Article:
According to the Lonely Planet Lukang translates as "deer harbor": large herds of deer once gathered here in the lush meadows. In the 17th century the Dutch came and traded venison and pelts to the Japenese to make samurai armor. In the 18th century trade diversified to include rice, cloth, sugar, timber, and pottery. Lukang became one of the most thriving commercial cities and ports in Taiwan. In the 19th century silt deposits began to block the harbor and conservative efforts refused to allow trains and modern highways to be built near their city. Lukang became a backwater only to be reborn decades later when modern Taiwanese began to search for a living connection with the past.
I also found this description on a blog and really liked it:
The three unique characteristics of Lugang in the past made this small town very famous. They were the “No Sky”, “No Ground” and “No Women” (不見天，不見地，不見女人). The 2 kilometer long Zhongshan Road which is currently the main street in town, used to be the “No Sky” Street filled with rectangular shaped Street House styled architecture. The sky was hardly seen since all the houses were connected. The streets were paved with red bricks that have been well preserved. Because of the red bricks, the ground can’t be seen, and it makes “No Ground”. Women could not be seen outside of their homes due to the conservative culture.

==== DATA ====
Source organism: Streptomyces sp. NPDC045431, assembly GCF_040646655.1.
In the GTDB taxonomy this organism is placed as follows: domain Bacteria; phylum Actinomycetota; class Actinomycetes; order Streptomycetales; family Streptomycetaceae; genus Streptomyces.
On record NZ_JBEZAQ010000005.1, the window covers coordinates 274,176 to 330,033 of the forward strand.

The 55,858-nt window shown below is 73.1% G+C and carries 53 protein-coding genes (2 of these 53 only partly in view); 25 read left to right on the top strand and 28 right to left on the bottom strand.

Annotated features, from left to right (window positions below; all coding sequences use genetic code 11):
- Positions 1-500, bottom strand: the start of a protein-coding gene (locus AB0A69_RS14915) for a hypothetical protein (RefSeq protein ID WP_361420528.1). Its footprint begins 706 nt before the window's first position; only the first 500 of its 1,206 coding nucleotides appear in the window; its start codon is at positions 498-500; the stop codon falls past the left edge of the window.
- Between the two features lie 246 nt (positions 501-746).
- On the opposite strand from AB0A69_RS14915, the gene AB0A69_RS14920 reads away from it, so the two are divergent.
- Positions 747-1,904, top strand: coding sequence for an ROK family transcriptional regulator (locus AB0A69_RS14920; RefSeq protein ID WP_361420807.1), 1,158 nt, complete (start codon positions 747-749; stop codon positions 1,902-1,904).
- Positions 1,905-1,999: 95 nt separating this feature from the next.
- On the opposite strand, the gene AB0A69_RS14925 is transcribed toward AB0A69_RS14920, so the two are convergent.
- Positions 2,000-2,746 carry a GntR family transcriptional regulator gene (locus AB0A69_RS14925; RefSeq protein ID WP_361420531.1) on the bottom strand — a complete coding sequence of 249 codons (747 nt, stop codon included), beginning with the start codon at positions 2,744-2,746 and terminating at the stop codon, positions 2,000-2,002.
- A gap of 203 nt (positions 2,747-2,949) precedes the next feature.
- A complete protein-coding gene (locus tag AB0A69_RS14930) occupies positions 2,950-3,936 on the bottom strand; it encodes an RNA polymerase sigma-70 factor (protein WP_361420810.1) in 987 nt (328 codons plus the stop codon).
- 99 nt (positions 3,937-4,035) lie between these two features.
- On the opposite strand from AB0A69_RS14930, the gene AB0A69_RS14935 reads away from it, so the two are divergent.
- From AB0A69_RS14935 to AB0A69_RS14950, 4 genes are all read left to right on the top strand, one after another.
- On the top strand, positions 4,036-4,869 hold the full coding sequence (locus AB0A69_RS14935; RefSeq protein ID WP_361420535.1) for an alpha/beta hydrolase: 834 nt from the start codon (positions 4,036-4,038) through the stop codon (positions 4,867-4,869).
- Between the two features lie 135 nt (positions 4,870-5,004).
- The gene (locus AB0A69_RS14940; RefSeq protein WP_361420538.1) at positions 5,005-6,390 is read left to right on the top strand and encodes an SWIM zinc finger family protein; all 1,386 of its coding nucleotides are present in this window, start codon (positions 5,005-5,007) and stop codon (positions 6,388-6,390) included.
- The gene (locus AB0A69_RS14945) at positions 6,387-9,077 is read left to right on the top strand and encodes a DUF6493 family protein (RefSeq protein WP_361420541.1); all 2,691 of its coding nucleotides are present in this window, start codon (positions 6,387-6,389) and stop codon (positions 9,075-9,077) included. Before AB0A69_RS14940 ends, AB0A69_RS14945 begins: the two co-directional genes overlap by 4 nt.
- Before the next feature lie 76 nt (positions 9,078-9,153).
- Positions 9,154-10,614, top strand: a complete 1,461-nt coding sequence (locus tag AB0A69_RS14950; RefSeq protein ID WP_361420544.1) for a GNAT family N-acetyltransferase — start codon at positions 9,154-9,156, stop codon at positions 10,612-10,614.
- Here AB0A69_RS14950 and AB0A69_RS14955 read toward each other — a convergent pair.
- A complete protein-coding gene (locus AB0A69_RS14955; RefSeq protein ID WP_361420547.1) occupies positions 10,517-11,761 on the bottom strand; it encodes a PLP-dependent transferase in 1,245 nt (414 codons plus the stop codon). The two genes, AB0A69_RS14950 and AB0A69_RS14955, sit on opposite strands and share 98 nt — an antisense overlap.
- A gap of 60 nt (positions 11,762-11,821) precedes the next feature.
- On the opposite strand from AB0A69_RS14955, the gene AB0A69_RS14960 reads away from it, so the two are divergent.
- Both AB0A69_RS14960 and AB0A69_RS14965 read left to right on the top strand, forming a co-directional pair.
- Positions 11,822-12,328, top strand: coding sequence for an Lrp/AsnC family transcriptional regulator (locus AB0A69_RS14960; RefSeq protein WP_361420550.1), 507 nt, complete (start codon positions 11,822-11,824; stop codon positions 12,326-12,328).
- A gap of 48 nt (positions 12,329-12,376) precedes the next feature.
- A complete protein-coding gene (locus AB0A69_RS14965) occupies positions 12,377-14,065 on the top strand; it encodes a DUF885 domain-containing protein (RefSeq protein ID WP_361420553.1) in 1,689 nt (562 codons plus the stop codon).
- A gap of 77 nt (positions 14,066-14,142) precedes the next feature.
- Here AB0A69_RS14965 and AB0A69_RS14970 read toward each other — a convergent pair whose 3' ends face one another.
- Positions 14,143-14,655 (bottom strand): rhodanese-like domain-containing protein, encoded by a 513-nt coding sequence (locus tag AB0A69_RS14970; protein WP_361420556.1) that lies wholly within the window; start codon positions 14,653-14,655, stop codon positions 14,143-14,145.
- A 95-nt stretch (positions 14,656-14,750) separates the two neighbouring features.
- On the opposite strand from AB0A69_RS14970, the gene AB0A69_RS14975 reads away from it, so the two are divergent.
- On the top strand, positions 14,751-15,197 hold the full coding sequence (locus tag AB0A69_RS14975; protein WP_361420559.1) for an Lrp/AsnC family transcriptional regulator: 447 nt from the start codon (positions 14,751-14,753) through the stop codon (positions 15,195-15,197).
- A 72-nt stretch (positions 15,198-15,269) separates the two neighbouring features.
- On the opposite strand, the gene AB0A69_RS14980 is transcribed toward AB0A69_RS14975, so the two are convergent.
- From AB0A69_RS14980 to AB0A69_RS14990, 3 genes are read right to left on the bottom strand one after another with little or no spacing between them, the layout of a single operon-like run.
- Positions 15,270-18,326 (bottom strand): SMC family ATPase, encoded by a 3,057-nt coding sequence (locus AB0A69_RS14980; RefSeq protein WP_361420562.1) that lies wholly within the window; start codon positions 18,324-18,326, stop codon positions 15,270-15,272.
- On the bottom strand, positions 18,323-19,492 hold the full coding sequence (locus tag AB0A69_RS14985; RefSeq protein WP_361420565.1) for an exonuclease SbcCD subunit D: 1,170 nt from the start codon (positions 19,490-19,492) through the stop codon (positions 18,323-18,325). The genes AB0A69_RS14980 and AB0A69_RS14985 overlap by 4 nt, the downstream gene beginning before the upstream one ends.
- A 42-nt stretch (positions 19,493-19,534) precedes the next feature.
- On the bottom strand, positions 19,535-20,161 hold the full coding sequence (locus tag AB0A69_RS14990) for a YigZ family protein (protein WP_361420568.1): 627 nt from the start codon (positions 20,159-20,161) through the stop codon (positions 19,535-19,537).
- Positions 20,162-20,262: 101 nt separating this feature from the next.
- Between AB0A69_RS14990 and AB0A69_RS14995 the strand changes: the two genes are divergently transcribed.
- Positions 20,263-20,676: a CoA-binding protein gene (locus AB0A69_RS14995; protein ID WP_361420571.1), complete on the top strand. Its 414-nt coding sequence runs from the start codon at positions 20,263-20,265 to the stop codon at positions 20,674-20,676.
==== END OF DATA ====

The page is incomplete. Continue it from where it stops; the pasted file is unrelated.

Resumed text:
The reason we went there: we wanted to see this infamous Glass Matsu Temple I found on Pinterest. Matsu is a famous goddess they worship in Taiwan and coastal regions of China. According to legend, Matsu was born into a fisherman's family in Meizhou in southern China's Fujian province in 960 AD. She was deified later for sacrificing her life to save her father and brothers, who were fishermen. Although she was initially believed to just bless the sea for fishermen, as time went by, people prayed to her for good health, a successful career or business, good harvests, and smooth relationships.
We ended up finding several other worthwhile sites as well. Josh, one of the boys in our group, speaks Chinese so while we were on the bus he befriended a young Chinese women who actually spoke English and she grew up in Lugang. She ended up accompanying us for the greater part of he day.
I am not going to lie, out of all of the excursions I have taken in Taiwan this was by far the roughest - largely due to he fact that we didn't have a game plan and we all had a pretty passive attitude when it comes to what we wanted to do. (Looking at some other blogs I feel like I might need to go back and explore the alley ways a little bit more).
Here are some picture highlighted from the trip:
Overall a successful trip! I am excited to go back and see more of the historical sights (like breast touching lane, or as Grant affectionately puts it boob-brushing-boluvard, and nine turns lane). But next time I am definitely going in with a game plan!